Homemade Granola Recipe

I never really considered myself the type to make food gifts, until I started a mental inventory of the kind of gifts I have given as an adult. Let’s see, there was the year of the red and green star-shaped ravioli, then there was the fancy fetuccine, followed by an array of mustards, flavored oils, herb and fruit vinegars, hot sauces, brownies, barbecue sauces, cookies, candied flower petals, vanilla extract, preserved lemons, flavored sugars, pestos, flower-infused honeys, spiced nuts, etc.–so, yeah, 15 years, at the very least, of homemade food gifts.

Some of them were great (I think) while some of them were misses (I know). Some of them were not well-planned (the shipping cost for the big jars of juicy preserved lemons was so outrageous that I scrapped the plan and ate preserved lemons with everything for months). I still find some of the gifts (blueberry vinegar, Tahitian vanilla extract) lurking in the back of my mom’s pantry when I’m cooking at her house. Some of them have undoubtedly ended up in the garbage, while recently a friend told me that his mom still has the unopened hot pepper olive oil decoratively on the counter by her sink–the same place it’s been for the past 14 years. But I think (hope) for the most part, the gifts have been consumed.

Which is one of things I love about food gifts–even if the recipient doesn’t jump up and down about it, the gift usually gets used, and it’s almost always appreciated (or so it seems). And worst case scenario, they dump out a dollar’s worth of food, keep the nice jar, and know that I put some time and love into their gift.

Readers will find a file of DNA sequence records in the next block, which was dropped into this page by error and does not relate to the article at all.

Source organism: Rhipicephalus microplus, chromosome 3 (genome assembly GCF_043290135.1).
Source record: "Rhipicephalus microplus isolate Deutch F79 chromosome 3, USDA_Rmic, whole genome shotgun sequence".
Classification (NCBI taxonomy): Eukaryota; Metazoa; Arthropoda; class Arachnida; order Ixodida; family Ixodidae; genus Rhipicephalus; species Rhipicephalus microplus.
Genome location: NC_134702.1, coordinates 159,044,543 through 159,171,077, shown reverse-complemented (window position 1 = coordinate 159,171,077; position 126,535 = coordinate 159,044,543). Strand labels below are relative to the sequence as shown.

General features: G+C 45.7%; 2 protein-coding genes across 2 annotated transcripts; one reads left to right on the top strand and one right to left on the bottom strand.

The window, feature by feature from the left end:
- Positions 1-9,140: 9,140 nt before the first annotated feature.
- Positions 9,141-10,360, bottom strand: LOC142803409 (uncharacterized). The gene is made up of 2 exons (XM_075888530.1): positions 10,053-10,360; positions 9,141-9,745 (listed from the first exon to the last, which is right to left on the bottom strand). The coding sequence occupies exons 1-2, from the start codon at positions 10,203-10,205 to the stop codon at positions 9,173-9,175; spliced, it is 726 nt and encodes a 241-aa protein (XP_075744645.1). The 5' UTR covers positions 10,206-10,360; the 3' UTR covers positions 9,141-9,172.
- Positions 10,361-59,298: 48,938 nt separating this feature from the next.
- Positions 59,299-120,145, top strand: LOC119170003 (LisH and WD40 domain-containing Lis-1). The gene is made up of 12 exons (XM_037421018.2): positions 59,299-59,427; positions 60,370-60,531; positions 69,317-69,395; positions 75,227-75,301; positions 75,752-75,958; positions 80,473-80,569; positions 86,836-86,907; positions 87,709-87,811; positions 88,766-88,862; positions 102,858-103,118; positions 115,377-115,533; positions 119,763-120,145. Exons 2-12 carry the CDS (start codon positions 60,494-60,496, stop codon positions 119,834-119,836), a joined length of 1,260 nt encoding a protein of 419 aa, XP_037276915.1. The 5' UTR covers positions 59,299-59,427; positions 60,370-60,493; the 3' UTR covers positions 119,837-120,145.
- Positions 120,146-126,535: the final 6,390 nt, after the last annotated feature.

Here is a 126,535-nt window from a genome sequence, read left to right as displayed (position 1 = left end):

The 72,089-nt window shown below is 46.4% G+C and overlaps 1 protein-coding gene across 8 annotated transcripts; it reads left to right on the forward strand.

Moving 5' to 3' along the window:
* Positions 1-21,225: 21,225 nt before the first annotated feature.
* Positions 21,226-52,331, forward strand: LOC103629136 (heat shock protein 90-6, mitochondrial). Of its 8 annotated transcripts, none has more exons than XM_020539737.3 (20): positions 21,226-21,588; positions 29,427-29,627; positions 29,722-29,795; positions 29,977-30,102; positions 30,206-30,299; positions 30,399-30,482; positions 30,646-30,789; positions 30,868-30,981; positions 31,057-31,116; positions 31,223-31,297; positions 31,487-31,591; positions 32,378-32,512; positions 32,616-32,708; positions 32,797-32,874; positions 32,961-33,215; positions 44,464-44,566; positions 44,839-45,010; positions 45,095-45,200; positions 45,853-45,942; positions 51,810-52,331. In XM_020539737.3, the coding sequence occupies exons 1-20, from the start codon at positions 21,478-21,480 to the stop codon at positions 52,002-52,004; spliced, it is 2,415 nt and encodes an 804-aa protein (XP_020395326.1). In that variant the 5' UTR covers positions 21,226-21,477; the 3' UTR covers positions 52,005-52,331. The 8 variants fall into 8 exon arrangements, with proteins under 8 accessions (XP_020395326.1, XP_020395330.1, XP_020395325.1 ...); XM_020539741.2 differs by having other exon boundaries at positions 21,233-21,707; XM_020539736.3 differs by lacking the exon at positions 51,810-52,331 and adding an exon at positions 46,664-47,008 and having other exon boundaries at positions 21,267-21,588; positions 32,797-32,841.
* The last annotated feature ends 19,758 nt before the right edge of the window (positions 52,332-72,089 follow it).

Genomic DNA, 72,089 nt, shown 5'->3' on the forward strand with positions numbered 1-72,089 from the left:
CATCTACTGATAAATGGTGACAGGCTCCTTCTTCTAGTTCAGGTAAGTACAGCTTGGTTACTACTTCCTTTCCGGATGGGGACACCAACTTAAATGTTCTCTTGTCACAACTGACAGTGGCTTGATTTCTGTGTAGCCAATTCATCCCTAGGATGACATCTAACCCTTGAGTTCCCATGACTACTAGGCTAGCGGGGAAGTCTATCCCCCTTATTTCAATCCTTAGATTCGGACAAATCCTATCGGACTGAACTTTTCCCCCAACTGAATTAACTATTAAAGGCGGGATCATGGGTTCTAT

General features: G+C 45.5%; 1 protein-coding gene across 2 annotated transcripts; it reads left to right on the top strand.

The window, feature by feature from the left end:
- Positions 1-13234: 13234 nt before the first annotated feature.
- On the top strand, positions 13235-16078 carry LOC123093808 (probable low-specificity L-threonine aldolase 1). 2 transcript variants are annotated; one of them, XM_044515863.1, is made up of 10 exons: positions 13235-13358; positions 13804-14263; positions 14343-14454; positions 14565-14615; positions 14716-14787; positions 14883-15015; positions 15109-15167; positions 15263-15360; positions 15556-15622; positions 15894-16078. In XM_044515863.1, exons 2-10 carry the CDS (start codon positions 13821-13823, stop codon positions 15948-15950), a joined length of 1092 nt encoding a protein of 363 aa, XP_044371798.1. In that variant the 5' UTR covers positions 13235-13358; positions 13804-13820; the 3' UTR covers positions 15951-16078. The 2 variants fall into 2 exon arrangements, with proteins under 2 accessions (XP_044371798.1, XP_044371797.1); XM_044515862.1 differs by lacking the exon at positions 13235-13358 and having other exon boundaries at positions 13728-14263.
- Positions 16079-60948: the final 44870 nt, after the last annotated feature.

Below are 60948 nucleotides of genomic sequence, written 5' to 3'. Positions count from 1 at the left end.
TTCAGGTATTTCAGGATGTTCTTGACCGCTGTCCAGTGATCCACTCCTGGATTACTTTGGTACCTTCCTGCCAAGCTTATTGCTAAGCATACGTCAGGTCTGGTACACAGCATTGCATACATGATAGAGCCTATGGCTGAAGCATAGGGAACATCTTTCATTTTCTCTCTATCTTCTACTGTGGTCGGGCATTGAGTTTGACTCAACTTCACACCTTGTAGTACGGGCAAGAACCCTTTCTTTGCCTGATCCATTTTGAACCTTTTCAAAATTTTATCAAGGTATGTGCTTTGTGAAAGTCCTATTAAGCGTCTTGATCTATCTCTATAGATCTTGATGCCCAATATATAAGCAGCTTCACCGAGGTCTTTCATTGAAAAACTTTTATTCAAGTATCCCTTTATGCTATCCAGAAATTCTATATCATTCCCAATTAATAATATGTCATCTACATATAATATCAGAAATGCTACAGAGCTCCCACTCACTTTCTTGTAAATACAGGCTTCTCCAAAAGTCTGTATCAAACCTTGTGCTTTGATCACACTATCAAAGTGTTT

So what am I (not the type to give homemade food gifts) giving for presents this year? (Spoiler alert.) Homemade granola. I don’t know if everyone loves granola–but if they don’t, they should. (So there.) I’ve adapted a Nigella Lawson recipe that she borrowed from a Connecticut shop called The Pantry.

I have bought a pack of tin tie, one-pound, airtight, craft paper coffee bags (only 18 cents each!) to house it in. (If you’re not shipping them, recycled glass jars are a nice choice as well.) I’ll make labels, pack them up cutely, and send them off. And maybe I’ll find a bag of it in the back of my mom’s fridge next visit–but at least I’ll know that it meant enough to her that she didn’t toss it in the garbage, and I’ll have something to eat for breakfast. So here’s the recipe.

INGREDIENTS
4.5 cups rolled oats
1 cup sunflower seeds
3/4 cups white sesame seeds
3/4 cups apple sauce
2 teaspoons ground cinnamon
1 teaspoon ground ginger
1/3 cup maple syrup
1/4 cup honey (or agave syrup for vegans)
3/4 cup organic light brown sugar (or Sucanat)
2 cups whole almonds
1 teaspoon sea salt
2 tablespoons sunflower oil
2 cups dried cherries (I’m using a mix of Bing and tart)

1. Preheat oven to 325F. In a large mixing bowl, mix everything together except the cherries.

2. Spread the mixture out on two large baking sheets and place in oven.

3. Several times during baking, use a spatula to stir the mix around to ensure even baking.

4. Bake until granola is evenly golden–anywhere from 40 to 60 minutes, depending on your oven.

5. Let cool, stir in cherries, and store in airtight bags or containers.

Makes approximately 10 cups.

Previous

10 Breakfast Cereals to Avoid

How to Remove Urine Stains & Smell from Mattresses

Next

Leave a Comment